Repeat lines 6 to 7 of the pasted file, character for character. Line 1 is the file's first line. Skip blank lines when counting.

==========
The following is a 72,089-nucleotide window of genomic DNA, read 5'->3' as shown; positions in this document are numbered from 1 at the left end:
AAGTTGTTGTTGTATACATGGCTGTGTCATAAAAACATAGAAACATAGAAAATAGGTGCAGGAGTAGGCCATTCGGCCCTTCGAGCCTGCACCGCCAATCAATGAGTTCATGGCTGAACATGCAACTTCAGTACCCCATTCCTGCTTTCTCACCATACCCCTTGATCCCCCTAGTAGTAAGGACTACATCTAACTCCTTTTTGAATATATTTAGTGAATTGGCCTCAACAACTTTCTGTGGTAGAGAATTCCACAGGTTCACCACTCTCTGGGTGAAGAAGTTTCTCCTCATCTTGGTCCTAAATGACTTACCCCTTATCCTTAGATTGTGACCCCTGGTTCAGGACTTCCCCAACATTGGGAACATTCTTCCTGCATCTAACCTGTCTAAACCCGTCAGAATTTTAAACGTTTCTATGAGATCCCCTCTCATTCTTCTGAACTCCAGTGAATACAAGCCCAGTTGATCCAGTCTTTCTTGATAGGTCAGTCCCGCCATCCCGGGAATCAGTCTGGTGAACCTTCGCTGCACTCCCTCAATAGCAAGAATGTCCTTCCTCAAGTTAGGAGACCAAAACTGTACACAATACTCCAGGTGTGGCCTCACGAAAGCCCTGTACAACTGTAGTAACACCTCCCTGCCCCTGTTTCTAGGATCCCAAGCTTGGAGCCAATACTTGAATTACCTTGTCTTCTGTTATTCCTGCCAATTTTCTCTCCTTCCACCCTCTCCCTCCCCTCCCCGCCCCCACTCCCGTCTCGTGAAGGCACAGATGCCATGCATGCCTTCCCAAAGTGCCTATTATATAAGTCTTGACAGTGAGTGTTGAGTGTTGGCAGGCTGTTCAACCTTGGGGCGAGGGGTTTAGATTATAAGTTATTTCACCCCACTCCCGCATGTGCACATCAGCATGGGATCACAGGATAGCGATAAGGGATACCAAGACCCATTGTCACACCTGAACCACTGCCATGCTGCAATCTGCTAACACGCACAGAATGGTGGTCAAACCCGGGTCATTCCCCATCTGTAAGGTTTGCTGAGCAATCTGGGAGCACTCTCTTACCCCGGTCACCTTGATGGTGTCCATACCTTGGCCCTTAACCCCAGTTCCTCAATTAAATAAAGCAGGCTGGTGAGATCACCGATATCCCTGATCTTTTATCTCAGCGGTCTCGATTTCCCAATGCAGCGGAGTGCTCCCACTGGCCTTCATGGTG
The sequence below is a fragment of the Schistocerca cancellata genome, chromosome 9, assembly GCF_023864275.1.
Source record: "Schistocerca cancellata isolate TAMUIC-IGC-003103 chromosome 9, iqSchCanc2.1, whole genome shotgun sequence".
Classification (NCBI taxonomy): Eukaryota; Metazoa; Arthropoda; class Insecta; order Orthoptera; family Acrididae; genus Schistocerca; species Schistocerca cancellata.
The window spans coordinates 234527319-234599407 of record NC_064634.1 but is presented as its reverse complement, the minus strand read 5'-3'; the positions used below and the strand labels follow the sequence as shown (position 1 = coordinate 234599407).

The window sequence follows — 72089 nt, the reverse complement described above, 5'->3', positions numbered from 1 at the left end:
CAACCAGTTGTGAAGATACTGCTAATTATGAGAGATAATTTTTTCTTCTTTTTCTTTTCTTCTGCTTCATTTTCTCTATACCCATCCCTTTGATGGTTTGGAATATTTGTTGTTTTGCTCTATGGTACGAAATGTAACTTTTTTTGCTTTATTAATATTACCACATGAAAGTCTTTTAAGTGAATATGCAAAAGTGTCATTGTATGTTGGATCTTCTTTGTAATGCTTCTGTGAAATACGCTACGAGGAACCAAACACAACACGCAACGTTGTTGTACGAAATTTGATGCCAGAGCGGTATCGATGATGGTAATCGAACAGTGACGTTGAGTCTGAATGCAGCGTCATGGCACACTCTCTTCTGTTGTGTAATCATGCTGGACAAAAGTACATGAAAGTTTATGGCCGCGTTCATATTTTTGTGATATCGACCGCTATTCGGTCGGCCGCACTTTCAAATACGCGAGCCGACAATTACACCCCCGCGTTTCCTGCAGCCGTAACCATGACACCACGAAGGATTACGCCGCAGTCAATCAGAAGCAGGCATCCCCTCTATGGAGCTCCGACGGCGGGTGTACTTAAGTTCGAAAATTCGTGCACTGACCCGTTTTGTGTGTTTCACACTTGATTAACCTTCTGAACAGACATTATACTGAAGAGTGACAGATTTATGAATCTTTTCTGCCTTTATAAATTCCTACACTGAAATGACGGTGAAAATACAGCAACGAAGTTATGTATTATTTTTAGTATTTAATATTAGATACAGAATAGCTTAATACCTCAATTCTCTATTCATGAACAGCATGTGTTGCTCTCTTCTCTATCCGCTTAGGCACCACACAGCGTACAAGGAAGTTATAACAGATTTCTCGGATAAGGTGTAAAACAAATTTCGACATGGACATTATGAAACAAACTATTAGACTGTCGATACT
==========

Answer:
The window spans coordinates 234527319-234599407 of record NC_064634.1 but is presented as its reverse complement, the minus strand read 5'-3'; the positions used below and the strand labels follow the sequence as shown (position 1 = coordinate 234599407).

The window sequence follows — 72089 nt, the reverse complement described above, 5'->3', positions numbered from 1 at the left end: